The International Air Transport Association (IATA) called on the government and politicians in Spain to agree a roadmap to energize the economic recovery from Covid-19 by restarting air transport services once the health situation permits.
More than 1.1 million jobs have been put at risk across the Spanish economy because of Covid-19 restrictions. The travel restrictions and quarantine measures introduced have dramatically affected air traffic to and from Spain. Demand in 2020 fell by 72%. Early booking data for 2021 shows a continued similar lack of demand.
Spain benefits hugely from tourism, which accounts for 12% of the country’s GDP. Some 82% of tourists arrive by air. The wider economy also benefits from aviation-enabled trade and business activity – including the important international conference and trade fair sector, in which Spain is a global leader. Spain's recovery cannot materialise without a restart of tourism and aviation, which means implementing policies which open up the country and enable travellers to avoid quarantine.
“With increased testing capacity and vaccine distribution progressing there is light at the end of the tunnel. We can foresee a time when the health situation permits travel again. But airlines need adequate time to prepare for when freedom of movement can be restored. The best way to revive the sector is for the government to work with industry on a roadmap that will enable a lifting of restrictions and establish a coordinated opening of the country. Only in this way will we achieve the predictability that industry and passengers need for a robust restart,” said Rafael Schvartzman, IATA’s Regional Vice President for Europe.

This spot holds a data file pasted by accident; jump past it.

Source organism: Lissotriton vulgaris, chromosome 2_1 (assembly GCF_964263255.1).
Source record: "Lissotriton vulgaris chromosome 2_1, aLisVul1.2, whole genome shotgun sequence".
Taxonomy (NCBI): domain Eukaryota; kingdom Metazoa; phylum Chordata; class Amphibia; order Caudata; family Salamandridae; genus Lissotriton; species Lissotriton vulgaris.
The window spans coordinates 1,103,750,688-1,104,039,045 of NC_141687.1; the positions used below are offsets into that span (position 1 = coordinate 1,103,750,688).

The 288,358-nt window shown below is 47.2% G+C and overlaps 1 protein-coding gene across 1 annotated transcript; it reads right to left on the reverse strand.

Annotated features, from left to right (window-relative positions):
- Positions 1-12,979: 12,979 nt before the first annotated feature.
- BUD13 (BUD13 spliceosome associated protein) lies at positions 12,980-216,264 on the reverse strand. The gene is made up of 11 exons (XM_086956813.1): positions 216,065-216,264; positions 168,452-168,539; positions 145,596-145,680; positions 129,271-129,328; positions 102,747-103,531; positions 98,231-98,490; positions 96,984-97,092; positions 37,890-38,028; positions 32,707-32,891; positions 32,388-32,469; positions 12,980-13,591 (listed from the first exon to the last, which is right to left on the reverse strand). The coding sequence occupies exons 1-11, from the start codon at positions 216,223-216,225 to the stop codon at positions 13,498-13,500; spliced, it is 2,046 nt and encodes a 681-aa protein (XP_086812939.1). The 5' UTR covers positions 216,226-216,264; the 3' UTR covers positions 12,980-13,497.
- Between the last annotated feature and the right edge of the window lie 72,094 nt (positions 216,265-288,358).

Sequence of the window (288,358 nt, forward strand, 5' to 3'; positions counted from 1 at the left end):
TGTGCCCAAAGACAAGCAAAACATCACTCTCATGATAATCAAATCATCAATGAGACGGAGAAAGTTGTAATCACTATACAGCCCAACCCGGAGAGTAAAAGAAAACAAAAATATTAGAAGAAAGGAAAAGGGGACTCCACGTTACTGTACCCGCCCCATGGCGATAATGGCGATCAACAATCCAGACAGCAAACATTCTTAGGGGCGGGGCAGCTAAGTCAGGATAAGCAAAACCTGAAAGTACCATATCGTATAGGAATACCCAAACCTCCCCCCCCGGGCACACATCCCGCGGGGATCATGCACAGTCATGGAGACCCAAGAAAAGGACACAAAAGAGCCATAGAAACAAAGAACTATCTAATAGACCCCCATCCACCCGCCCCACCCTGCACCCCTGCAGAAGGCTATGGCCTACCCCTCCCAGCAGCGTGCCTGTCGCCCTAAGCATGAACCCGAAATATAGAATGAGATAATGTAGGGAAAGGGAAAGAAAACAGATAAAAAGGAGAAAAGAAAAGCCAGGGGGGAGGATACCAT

It is vital governments manage the risk of importing Covid-19 cases while ensuring travel is safe. Vaccination and testing play a central role as they represent the best measures to give confidence to both governments and passengers. This means offering quick, easy and low-cost options for testing, and increasing the roll-out of vaccinations.
A digital solution is essential if a safe and efficient restart is to happen. IATA is urging the government to accelerate work for a common digital certificate for testing and vaccination. Such certificates could then connect with passenger digital apps in development, such as the IATA Travel Pass.
This will allow passengers to find accurate information on travel, testing and vaccination requirements for their journey; enable authorised laboratories and testing centres to securely send test results or vaccination certificates to passengers; and give passenger the ability to securely share certificates with authorities to facilitate travel.
“We recognize that the government has a difficult balancing act between unlocking the economy and safeguarding public health. We are not demanding a date for border restrictions to be lifted. But Prime Minister Pedro Sánchez and all policy-makers in Spain must agree a vision for how international travel can and will be restarted as the pandemic ends,” said Schvartzman.
“That vision would include explaining how a phased reduction of restrictions would work, and the levels to which infections or hospitalizations would need to fall to trigger those reductions. With this science-based approach locked in, the industry and the public will have the certainty to plan for take-off.”
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